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I’m a Fulbright scholar on a J-1 visa. I’ve been told that after my J-1 ends, I’m required to return to my country for two years.
Is there a way I can stay in the U.S.? Can I apply for an O-1A or green card even if I have to go back to my country?
— Seeking to Stay
Congrats on joining the ranks of the Fulbright scholars! This is a great accomplishment that will likely bolster an eventual green card application!
However, being a Fulbright scholar also comes with a cost: I have never seen a Fulbright scholar get a 212(e) waiver for the J-1 two-year foreign residency requirement. (If you are a Fulbright scholar who got the waiver approved, please message me!)
I recently spoke with Anthony Pawelski, the senior international adviser at Mass General Brigham, which consists of 16 institutions including Harvard- and Tufts-affiliated teaching hospitals. In that role, Pawelski prepares thousands of J-1 and other non-immigrant visa applications each year, but he says he has only seen waivers granted to Fulbright scholars a few times. Even waiver requests for Fulbright scholars that were filed by NASA and the National Science Foundation have been denied.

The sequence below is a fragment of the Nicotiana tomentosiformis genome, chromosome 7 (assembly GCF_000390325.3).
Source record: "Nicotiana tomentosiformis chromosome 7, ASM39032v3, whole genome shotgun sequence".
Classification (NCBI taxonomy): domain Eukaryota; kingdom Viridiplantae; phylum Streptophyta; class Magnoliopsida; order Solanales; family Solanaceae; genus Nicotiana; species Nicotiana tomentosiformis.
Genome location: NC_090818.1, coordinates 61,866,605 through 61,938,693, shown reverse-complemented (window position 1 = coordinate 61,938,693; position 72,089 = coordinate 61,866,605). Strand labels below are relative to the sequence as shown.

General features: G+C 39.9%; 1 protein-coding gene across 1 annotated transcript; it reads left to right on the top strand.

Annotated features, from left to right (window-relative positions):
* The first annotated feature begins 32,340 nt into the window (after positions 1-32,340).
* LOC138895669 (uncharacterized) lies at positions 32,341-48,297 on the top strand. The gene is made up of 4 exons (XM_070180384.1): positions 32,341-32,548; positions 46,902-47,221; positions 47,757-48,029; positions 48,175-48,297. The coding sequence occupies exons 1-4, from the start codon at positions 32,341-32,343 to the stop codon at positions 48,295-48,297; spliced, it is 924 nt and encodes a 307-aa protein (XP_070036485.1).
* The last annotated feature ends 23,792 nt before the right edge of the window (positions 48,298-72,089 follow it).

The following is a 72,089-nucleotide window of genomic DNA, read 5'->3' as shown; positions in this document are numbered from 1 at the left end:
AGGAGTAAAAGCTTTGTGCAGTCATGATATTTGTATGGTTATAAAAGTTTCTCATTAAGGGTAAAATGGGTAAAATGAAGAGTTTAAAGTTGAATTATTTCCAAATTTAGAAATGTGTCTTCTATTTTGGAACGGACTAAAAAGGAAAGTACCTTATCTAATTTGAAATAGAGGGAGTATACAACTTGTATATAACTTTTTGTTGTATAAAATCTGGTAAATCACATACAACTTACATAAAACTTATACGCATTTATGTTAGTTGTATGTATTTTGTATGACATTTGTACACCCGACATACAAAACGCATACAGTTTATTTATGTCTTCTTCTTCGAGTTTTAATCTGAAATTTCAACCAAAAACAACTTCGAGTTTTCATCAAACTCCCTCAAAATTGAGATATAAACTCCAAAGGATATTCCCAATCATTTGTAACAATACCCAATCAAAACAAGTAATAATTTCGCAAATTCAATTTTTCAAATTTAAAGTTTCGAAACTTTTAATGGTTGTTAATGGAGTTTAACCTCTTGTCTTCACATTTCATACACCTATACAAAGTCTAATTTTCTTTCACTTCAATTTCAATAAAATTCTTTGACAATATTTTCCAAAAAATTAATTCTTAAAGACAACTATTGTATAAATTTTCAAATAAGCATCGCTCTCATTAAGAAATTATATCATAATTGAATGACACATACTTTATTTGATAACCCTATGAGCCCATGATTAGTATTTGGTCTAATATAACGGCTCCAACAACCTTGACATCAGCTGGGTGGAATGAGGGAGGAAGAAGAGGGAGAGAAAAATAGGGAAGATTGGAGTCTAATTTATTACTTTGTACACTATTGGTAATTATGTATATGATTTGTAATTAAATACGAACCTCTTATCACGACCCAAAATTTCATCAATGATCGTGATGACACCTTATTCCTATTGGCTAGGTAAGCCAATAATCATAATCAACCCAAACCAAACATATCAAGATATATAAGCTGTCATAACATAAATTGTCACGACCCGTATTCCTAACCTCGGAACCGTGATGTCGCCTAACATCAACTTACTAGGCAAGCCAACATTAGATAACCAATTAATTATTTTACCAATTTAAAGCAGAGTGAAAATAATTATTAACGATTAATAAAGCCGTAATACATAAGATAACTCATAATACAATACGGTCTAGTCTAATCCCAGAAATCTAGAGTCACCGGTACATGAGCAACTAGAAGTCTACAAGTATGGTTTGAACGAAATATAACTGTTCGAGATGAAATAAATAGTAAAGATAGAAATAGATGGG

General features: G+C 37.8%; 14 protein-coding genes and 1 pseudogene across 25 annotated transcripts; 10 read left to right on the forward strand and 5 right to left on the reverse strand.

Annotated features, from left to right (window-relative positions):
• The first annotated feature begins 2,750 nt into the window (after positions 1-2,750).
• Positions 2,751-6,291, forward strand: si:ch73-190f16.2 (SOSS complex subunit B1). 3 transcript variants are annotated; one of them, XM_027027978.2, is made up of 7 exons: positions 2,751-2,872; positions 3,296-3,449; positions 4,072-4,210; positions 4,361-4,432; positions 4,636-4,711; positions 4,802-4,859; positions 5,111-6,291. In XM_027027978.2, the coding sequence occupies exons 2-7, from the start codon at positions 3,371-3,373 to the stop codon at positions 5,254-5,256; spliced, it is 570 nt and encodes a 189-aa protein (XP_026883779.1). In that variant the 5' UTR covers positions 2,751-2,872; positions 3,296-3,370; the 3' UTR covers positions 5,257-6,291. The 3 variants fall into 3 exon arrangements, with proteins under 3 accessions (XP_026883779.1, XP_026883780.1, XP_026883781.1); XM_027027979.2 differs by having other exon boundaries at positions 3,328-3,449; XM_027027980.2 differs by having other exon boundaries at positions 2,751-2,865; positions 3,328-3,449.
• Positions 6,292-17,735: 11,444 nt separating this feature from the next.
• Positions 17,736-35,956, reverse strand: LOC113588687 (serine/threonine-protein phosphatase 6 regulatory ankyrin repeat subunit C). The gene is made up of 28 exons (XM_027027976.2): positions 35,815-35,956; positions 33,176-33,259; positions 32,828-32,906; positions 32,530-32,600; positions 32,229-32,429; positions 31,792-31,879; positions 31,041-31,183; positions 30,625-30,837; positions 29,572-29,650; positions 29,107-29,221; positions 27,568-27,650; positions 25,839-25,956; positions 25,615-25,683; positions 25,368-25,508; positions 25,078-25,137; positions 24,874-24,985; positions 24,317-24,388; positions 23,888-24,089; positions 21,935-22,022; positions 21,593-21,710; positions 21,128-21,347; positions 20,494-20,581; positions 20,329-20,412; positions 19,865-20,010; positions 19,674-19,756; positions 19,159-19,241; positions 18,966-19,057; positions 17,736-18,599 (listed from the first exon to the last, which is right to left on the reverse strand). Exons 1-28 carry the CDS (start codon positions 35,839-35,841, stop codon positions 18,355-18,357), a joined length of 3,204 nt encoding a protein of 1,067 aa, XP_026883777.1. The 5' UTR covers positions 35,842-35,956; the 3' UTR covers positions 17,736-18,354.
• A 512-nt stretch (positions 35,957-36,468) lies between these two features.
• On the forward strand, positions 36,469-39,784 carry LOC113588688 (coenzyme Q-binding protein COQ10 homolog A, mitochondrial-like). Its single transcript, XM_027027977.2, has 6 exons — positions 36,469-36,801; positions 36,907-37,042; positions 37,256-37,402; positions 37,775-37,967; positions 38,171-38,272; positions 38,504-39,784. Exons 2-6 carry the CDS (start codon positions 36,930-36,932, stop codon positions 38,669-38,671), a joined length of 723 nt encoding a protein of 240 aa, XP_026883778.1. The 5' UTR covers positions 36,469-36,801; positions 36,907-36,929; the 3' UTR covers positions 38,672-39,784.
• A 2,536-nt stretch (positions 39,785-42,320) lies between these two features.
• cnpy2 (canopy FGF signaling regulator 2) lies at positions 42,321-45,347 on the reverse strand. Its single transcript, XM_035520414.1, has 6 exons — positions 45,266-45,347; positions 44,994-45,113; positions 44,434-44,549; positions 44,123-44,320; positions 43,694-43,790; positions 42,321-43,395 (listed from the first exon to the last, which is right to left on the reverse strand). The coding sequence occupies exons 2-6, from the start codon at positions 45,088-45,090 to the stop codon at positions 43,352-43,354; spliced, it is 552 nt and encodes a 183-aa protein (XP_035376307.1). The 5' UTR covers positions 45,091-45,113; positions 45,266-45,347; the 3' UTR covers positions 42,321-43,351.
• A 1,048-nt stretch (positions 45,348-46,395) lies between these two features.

Pawelski also notes that India will not support J-1 waivers for medical doctors educated in India, and that Thailand and the Philippines are very strict about supporting waivers.
Before I share more about your visa and green card options to work in the U.S. after your exchange visit ends, here’s a primer on the J-1 two-year home residency requirement, and the process to seek a waiver for those who are eligible. A word of caution: The J-1 is a non-immigrant intent visa, so people who intend to seek a green card or live permanently in the U.S. are denied J-1 visas.
Two-year home residency requirement
As you probably know, the J-1 educational and cultural exchange visa has several benefits, such as being open to individuals in a range of fields, and allowing a J-1 visa holder’s spouse to apply for a work permit. While its benefits can far outweigh the drawbacks, the biggest limitation of the J-1 is the one you’re facing: the two-year home residency requirement.